These states, all led by Republican governors, are thumbing down billions of dollars in benefits as they feel that additional jobless assistance is unnecessary at this point.
Removing Additional Unemployment Benefits
At stake are the unemployment benefits of an extra $300 per week from the federal government. Many states feel at this point that the country’s current economic state can take on more workers and jobs.
Governor Larry Hogan of Maryland announced on Tuesday that will join 24 other states in halting the extra unemployment benefits, a few months before the scheduled program ends in September.
Hogan said that while the program gave “important temporary relief” during the pandemic, Maryland won’t need it as both vaccines and jobs are in relatively good supply.
Many politicians and lobby groups say that the extra $300/week benefits are making workers turn down good job opportunities. As a result, many companies who are gearing up to reopen are left without enough workers.
Democrats Want Benefits To Last Until September
Meanwhile, the administration of President Joe Biden and other Democrats argue otherwise. They insist that the unemployment benefits help workers who cannot go out and work just yet.
They point out to workers that they will have to leave their children alone at home. There are also some workers who remain hesitant to get back to workplaces that became COVID-19 flashpoints earlier last year.
The US is still 7 million Americans away from their targeted herd immunity of 70 million vaccinated.
In addition, the 25 states who dropped the unemployment benefits set different end dates for the program. Alaska, Iowa, Mississippi, and Missouri will cease issuing $300 checks on June 12.
The other states will stop by July 10. All jobless workers will still receive regular unemployment benefits, which can vary from state to state.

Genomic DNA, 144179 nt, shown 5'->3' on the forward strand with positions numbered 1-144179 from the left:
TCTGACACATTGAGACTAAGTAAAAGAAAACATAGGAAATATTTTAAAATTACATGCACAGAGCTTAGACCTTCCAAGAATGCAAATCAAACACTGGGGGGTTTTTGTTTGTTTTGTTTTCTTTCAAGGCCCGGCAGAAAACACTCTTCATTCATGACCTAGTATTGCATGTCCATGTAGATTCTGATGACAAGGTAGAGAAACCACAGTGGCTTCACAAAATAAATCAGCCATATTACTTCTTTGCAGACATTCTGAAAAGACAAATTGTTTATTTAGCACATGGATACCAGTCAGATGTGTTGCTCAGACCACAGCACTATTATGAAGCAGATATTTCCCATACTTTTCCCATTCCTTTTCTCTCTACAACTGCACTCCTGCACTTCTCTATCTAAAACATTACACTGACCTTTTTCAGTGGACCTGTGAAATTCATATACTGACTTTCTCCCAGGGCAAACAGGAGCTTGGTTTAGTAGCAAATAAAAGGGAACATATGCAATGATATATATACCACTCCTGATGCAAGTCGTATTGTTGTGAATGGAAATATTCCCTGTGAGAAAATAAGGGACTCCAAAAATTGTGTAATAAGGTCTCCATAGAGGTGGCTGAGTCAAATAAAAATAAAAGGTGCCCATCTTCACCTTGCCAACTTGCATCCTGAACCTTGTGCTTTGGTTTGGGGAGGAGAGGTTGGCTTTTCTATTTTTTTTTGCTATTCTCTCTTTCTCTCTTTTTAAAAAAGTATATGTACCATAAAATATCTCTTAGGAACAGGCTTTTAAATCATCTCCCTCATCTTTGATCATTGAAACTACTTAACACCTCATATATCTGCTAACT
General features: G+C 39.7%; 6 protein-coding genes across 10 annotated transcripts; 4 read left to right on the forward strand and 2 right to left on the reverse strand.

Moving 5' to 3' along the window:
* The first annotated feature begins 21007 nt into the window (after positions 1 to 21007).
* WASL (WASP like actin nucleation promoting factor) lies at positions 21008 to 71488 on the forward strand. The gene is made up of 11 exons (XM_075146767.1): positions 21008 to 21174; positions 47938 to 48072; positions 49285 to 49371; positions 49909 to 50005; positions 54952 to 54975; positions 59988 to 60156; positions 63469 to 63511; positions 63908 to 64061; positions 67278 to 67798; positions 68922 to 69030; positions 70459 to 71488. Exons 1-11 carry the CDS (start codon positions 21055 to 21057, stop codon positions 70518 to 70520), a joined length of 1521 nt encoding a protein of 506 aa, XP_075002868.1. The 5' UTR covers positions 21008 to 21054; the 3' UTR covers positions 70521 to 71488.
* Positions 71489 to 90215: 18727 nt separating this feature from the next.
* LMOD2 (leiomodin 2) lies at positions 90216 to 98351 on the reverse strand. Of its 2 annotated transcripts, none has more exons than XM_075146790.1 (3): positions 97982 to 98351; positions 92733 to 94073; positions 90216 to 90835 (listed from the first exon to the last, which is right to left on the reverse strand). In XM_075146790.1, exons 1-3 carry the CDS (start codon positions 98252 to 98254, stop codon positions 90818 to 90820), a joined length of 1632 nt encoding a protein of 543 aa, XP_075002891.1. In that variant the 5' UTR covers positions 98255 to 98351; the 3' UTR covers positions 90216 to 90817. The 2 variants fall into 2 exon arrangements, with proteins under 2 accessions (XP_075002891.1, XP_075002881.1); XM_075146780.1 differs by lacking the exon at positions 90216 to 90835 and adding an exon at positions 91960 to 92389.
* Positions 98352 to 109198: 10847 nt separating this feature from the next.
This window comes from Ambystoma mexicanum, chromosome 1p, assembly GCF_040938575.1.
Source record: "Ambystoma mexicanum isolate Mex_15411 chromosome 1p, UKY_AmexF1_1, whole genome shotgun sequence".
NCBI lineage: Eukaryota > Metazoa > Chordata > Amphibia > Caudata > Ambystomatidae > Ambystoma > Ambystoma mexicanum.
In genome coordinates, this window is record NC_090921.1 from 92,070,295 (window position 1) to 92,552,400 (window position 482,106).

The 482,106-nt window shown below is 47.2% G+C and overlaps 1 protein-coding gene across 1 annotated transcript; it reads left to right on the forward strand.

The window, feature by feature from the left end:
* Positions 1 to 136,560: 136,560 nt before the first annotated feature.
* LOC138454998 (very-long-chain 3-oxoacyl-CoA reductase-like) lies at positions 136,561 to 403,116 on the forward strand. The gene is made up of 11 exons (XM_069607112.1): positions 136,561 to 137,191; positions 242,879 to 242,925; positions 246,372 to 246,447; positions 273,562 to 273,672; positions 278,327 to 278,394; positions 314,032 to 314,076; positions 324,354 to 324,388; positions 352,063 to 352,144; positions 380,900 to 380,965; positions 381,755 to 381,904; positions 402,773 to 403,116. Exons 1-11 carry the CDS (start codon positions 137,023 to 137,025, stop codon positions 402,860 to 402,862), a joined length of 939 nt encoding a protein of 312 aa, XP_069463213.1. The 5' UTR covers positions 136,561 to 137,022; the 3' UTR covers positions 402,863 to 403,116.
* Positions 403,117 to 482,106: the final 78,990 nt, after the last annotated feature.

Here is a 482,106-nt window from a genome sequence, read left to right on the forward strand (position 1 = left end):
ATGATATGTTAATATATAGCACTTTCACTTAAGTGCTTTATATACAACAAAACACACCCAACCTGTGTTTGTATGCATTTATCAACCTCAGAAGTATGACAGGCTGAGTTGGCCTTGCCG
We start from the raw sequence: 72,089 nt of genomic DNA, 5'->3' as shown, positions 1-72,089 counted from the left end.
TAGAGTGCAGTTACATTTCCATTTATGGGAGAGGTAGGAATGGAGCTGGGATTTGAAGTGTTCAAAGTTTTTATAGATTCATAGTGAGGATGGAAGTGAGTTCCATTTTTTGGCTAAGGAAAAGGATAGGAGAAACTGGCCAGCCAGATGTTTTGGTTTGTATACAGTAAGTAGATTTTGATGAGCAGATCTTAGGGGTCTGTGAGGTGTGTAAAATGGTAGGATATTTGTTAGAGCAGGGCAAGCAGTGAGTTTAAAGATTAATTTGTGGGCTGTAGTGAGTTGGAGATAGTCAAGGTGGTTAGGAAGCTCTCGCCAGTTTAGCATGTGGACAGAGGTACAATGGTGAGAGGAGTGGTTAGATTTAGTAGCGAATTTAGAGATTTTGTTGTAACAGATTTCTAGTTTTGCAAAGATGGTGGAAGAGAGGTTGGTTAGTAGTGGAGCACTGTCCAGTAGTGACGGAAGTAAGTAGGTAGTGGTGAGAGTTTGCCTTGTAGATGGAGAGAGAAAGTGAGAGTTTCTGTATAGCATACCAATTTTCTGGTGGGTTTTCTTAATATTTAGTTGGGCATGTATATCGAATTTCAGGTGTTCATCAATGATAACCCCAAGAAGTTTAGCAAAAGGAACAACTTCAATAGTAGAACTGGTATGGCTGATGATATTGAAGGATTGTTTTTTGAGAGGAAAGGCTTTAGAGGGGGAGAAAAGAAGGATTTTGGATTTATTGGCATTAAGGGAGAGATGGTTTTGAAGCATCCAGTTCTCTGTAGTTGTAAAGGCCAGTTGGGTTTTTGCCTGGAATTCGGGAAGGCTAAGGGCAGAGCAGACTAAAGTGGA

Unemployed Should Take Suitable Jobs
Ultimately, the White House said it will not contest the states’ decision to drop their unemployment benefits. Administration officials said that unemployed people shouldn't refuse jobs outright and should take suitable ones.
“Our view is that it's going to take time for workers to regain confidence in the safety of the workplace, re-establish childcare, school, and commuting arrangements, and finish getting vaccinated,” White House press secretary Jen Psaki said on Wednesday.
Based on May 8 Department of Labor records, around 2.8 million people were collecting pandemic benefits in the 25 states terminating the program in the next few weeks.
In contrast, job postings are booming throughout the United States, even as job growth in April fell way below expectations.
Americans Approve Cutting Off Extra Jobless Benefits
Even as administration officials warned against the rush to kill the extra jobless benefits, surveys said that a majority of Americans approve the decision.
A Quinnipiac poll conducted last month said that 54% of Americans agree states should cut off the extra benefits early.
During the pandemic, surplus money helped keep the American economy afloat even as businesses shut down. Personal income rose while household savings increased as well.
Many people went on spending sprees with their extra cash. However, the extra unemployment benefits led to the odd circumstance of many workers earning more on unemployment than in their jobs.
Watch the PBS NewsHour report on a look at the US labor shortage. Are unemployment benefits keeping Americans home?
Do you agree with the states that decided to terminate their extra unemployment benefits early? Is the economy ready to take on more workers?
Let us know what you think. Share your comments in the comments section below.
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